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Base R Cheat Sheet by

A cheat sheet about R programming language

Language itself

R is a free software enviro­nment for statis­tical computing and graphics.
It's a compiled language.
R is a dynami­cal­ly-­typ­ed,that means the type of a variable is determined at runtime, and that variables do not have to be explicitly declared with a specific type.
R is weakly­-typed, which means that it will automa­tically convert between types when necessary, without the need for explicit type casting.
R is a garbag­e-c­oll­ected language. This means the R runtime system automa­tically manages the memory used by the program.
R is both a functional an object oriented language but it doesn't support inheri­tance, polymo­rphism, and encaps­ula­tion.
In R, functions call by value. This means that when a function is called, the values of the arguments passed to the function are passed to the function's local scope, and any changes made to the arguments within the function do not affect the original values of the arguments outside the function.

Language enviro­nment

To code in R you can install the extension in your IDE like VSC or install its own IDE R Studio :
R for Windows
R for Linux
Then to run it you can run it with the IDE if you don't have one you can use R Studio server, which is a web-based version of R Studio that can be accessed through a web browser. The command for R Studio is Rscript myscript.R .
When installed R Studio it would have a minimal impact impact on the local machine but if you runs large R scripts or using R for data analysis and machine learning tasks, which require a lot of memory,it may have a bigger impact on the local machine. But in the end it does not modify something in your machine that would block you in it's use.

Library

Code
instal­l.p­ack­age­s('­dplyr') : Download and install a package from CRAN.
librar­y(d­plyr') : Load the package into the file.
dplyr:­:select : Use a function from the package

Commonly used library
stringr for string manipu­lation
dplyr for data frame manipu­lation
ggplot2 for plotting graphs
lubridate for date

To go further

R is an integrated suite of software facilities for data manipu­lation, calcul­ation and graphical display. It includes:
-An effective data handling and storage facility,
-A suite of operators for calcul­ations on arrays, in particular matrices,
-A large, coherent, integrated collection of interm­ediate tools for data analysis,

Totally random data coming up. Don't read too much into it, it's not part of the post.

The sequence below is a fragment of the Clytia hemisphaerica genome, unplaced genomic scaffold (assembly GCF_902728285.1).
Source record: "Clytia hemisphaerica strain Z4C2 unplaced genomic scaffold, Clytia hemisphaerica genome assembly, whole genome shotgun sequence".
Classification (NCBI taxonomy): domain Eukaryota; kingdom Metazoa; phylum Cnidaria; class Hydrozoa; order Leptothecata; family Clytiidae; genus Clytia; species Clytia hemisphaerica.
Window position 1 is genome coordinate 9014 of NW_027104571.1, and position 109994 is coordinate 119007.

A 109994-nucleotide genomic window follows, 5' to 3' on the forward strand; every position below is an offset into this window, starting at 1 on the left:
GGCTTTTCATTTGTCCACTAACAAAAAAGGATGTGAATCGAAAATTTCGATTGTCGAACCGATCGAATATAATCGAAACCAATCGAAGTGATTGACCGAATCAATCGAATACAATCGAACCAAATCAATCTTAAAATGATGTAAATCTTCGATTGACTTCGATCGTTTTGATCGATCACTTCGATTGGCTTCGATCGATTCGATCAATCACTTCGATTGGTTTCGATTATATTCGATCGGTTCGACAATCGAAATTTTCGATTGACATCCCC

-Graphical facilities for data analysis and display either on-screen or on hardcopy, and
-A well-d­eve­loped, simple and effective progra­mming language which includes condit­ionals, loops, user-d­efined recursive functions and input and output facili­ties.
The people who mainly use R are data scientist / engineer
 

Syntax and data structures

Variable Assignment
a <- 'bonjour' : string
a <- 6 : integer

Loop
For loop :
for (variable in sequence){ Do something }
While loop :
while (condi­tion){ Do something }

Condition
if (condi­tion){ Do something } else { Do something different }
a == b : Are equal
a > b : Greater than
a >= b : Greater than or equal to
is.na(a) : Is missing
a != b : Not equal
a < b : Less than
a <= b : Less than or equal to
is.null(a) : Is null

Functions
functi­on_name <- function (var){ Do something return (new_v­ari­able) }

Maths Functions
log(x) : Natural log / sum(x) : Sum
exp(x) : Expone­ntial / mean(x) : Mean
max(x) : Largest element / median(x) : Median
min(x) : Smallest element / quanti­le(x) : Percentage quantiles
round(x, n) : Round to n decimal places
rank(x) : Rank of elements
signif(x, n) : Round to n signif­icant figures
var(x) : The variance / cor(x, y) : Correl­ation
sd(x) : The standard deviation

Lists
l <- list(x = 1:5, y = c('a', 'b')) : A list is collection of elements which can be of different types.
l[[2]] : second element of l
l[1] : new list with only the first element
l$x : element named x
l['y'] : new list with only element named y

String
paste(x, y, sep = ' ') : Join multiple vectors together.
paste(x, collapse = ' ') : Join elements of a vector together.
grep(p­attern, x) : Find regular expression matches in x.
gsub(p­attern, replace, x) : Replace matches in x with a string.
toupper(x) : Convert to uppercase.
tolower(x) : Convert to lowercase.
nchar(x) : Number of characters in a string.

Matrixes
m <- matrix(x, nrow = 3, ncol = 3) : Create a matrix from x.
df[ , 2] : Select a column .
df[2, ] : Select a row.
df[2, 2] : Select an element.


Data Frames
df <- data.f­rame(x = 1:3, y = c('a', 'b', 'c')) : A special case of a list where all elements are the same length.
View(df) : See the full data frame.
head(df) :See the first 6 rows.
nrow(df) : Number of rows.
ncol(df) : Number of columns.
dim(df) : Number of columns and rows.
As the same sub settings as matrixes and lists

Ploting
plot(x) : plot values of x in order
plot(x, y) : plot values of x against y

Reading and writing data
df <- read.t­abl­e('­fil­e.txt') / df <- read.c­sv(­'fi­le.c­sv') / Read a file text or a csv
write.t­ab­le(df, ‘file.t­xt’) / write.c­sv(df, ‘file.c­sv’) / Write a file text or a csv
       
 

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